Pimlea spectabilis Photo, Melinda Kralj
The Ruth Bancroft Garden
Walnut Creek, California
Photos: Brian Kemble
The Australians Part II
A Seminar & Study Tour
presented by The Garden Conservancy
& The Ruth Bancroft Garden
Seminar - Friday, July 10, 2009 at Civic Arts Education Center, Shadelands Campus, Walnut Creek
Study Tour to Santa Cruz, Monterey: Saturday, July 11, 2009
Cosponsored by Pacific Horticulture magazine
"Refreshing Your Australian Repertoire"
An impressive gathering of experts will advise and enlighten seminar participants, with Richard Turner, editor of Pacific Horticulture magazine, serving as Moderator.
As Dick told with me, some of the most knowledgeable speakers on Australian plants in California gardens are among the presenters.
Botanist Glenn Keator has spent time studying the flora in the wild. Glenn will give an overview of its diversity, some 25 to 35,000 taxa.
Curator of the Australian Collections at the Arboretum at UC Santa Cruz, Melinda Kralj has worked and traveled in Australia. She helped with the initial plantings of the Australian Garden at Cranbourne, with the Royal Botanic Gardens Melbourne.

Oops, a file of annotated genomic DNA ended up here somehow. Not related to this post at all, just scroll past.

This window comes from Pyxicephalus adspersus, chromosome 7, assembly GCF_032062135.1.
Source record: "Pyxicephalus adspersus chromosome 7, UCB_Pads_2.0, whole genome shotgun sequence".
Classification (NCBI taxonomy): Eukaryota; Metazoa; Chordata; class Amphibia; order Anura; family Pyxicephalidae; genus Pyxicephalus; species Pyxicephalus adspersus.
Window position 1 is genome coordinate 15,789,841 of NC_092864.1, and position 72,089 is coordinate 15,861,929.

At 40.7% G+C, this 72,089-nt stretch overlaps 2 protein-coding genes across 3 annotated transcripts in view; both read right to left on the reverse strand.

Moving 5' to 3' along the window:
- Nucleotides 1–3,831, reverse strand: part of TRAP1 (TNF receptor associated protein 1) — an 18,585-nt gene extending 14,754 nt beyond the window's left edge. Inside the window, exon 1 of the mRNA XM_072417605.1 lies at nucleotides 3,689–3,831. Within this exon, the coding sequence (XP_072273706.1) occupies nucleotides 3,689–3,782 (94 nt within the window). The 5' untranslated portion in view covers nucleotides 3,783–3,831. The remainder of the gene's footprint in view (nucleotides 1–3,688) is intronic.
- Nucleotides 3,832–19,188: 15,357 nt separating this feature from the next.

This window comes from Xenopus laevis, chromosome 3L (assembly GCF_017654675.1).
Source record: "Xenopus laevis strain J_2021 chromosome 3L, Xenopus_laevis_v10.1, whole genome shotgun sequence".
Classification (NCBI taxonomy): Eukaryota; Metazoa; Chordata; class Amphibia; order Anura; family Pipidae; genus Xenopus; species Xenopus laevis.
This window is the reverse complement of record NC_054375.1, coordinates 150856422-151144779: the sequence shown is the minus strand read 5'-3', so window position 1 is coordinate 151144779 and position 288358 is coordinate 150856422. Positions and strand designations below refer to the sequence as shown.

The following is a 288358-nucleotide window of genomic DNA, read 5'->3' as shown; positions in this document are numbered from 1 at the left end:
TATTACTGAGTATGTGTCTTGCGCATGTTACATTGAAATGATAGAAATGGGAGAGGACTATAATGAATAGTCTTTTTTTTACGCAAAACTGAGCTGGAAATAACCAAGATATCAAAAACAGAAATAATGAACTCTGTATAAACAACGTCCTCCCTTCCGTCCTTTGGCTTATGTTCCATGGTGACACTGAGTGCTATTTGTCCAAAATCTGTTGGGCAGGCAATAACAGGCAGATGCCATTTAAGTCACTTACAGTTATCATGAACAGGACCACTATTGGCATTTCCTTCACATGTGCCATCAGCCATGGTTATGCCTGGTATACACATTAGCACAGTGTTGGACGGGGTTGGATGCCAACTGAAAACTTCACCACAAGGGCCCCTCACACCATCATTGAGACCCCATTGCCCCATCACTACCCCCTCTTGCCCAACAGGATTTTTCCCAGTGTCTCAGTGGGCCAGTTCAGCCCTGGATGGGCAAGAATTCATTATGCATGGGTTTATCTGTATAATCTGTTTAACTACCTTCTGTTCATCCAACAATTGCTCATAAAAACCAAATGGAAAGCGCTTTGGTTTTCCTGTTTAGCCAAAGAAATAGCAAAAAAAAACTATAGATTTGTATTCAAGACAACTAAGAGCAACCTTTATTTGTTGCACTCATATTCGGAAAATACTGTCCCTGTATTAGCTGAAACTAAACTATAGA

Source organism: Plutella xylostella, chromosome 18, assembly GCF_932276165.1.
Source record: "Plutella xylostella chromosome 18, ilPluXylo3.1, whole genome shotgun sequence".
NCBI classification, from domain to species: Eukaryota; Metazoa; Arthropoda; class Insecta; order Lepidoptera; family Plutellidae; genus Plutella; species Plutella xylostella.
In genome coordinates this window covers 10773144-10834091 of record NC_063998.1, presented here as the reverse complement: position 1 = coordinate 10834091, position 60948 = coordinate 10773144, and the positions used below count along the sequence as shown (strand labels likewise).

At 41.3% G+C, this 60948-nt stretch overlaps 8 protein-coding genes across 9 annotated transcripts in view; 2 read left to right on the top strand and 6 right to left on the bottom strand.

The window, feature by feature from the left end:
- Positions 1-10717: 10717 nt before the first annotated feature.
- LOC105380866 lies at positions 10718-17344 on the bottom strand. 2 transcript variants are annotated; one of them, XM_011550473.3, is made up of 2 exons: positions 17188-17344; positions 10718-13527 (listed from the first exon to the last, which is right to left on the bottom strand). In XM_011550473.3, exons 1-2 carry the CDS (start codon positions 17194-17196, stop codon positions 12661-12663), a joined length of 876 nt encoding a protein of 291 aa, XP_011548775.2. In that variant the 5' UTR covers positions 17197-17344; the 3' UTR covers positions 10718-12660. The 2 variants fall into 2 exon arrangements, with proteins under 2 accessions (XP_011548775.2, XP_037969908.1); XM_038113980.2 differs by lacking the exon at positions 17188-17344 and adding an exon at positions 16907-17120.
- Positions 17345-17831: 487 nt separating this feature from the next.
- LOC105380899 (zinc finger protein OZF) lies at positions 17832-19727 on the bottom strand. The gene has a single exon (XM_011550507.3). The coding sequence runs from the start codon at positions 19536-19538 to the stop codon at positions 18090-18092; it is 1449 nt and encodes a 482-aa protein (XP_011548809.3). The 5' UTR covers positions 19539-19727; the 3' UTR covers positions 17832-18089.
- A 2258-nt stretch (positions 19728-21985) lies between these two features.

The UCSC collection, Melinda's domain, is a magical setting where the scientific aspect of cultivating and presenting these fascinating plants takes place in a garden realm.
On a winter day when I was new to California, Melinda walked me through the Arboretum's gardens, introducing me to banksias and grevilleas, adenanthos and telopeas, boronias, correas, xanthorrhoea (grass trees) and epacris, among plants boasting architectural forms, volumetric blooms, and textures that takes center stage.
The memory has stayed with me through the years, and I'm anxious to hear Melinda's observations on how to fit Australians into our Bay Area gardens. She'll also offer ideas for mixing them with plants from other parts of the world.
Kathy Echols, an instructor at Diablo Valley College, will share her valuable experience, having gardened with Australian native plants for 20 years ago in her East Bay garden.
Kathy imported a collection of 152 new species of Australian plants to the United States in 1992, including 20 new varieties of Emu Bush, Eremophila cultivars . She is known for her expertise in propagating rare and unusual plants, both drought tolerant and tough.
Visit the links listed below for Seminar & Study Tour details,
and for additional background on speakers
Laurence Nicklin, garden designer based in Ojai,
Jo O'Connell of Australian Native Plants Nursery, Ventura.
The 2-day event promises to be engaging, informative, and
an excellent opportunity for professional designers, newbie gardeners, and hortiholics who wish to learn more about drought-tolerant choices for Bay Area landscapes.